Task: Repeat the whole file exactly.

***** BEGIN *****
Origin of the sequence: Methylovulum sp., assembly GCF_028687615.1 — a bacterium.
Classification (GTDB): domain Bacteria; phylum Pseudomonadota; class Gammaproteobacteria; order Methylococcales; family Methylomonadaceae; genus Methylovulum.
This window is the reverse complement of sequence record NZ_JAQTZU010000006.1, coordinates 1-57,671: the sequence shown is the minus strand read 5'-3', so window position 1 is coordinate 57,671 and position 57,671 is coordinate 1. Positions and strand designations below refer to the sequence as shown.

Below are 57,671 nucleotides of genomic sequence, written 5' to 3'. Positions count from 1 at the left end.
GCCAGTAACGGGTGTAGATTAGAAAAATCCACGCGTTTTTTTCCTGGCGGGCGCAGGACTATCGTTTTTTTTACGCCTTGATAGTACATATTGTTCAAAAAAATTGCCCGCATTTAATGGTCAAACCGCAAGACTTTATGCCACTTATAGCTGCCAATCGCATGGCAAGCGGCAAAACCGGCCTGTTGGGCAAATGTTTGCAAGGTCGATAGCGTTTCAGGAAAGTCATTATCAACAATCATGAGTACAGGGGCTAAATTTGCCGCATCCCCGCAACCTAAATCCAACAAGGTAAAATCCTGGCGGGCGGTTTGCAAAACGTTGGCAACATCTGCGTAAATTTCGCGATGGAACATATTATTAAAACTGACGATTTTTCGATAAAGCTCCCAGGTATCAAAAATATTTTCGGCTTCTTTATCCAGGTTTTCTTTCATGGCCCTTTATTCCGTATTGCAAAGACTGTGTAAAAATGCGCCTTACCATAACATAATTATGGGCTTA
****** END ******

Origin of the sequence: Methylovulum sp., assembly GCF_028687615.1 — a bacterium.
Classification (GTDB): domain Bacteria; phylum Pseudomonadota; class Gammaproteobacteria; order Methylococcales; family Methylomonadaceae; genus Methylovulum.
This window is the reverse complement of sequence record NZ_JAQTZU010000006.1, coordinates 1-57,671: the sequence shown is the minus strand read 5'-3', so window position 1 is coordinate 57,671 and position 57,671 is coordinate 1. Positions and strand designations below refer to the sequence as shown.

Below are 57,671 nucleotides of genomic sequence, written 5' to 3'. Positions count from 1 at the left end.
GCCAGTAACGGGTGTAGATTAGAAAAATCCACGCGTTTTTTTCCTGGCGGGCGCAGGACTATCGTTTTTTTTACGCCTTGATAGTACATATTGTTCAAAAAAATTGCCCGCATTTAATGGTCAAACCGCAAGACTTTATGCCACTTATAGCTGCCAATCGCATGGCAAGCGGCAAAACCGGCCTGTTGGGCAAATGTTTGCAAGGTCGATAGCGTTTCAGGAAAGTCATTATCAACAATCATGAGTACAGGGGCTAAATTTGCCGCATCCCCGCAACCTAAATCCAACAAGGTAAAATCCTGGCGGGCGGTTTGCAAAACGTTGGCAACATCTGCGTAAATTTCGCGATGGAACATATTATTAAAACTGACGATTTTTCGATAAAGCTCCCAGGTATCAAAAATATTTTCGGCTTCTTTATCCAGGTTTTCTTTCATGGCCCTTTATTCCGTATTGCAAAGACTGTGTAAAAATGCGCCTTACCATAACATAATTATGGGCTTA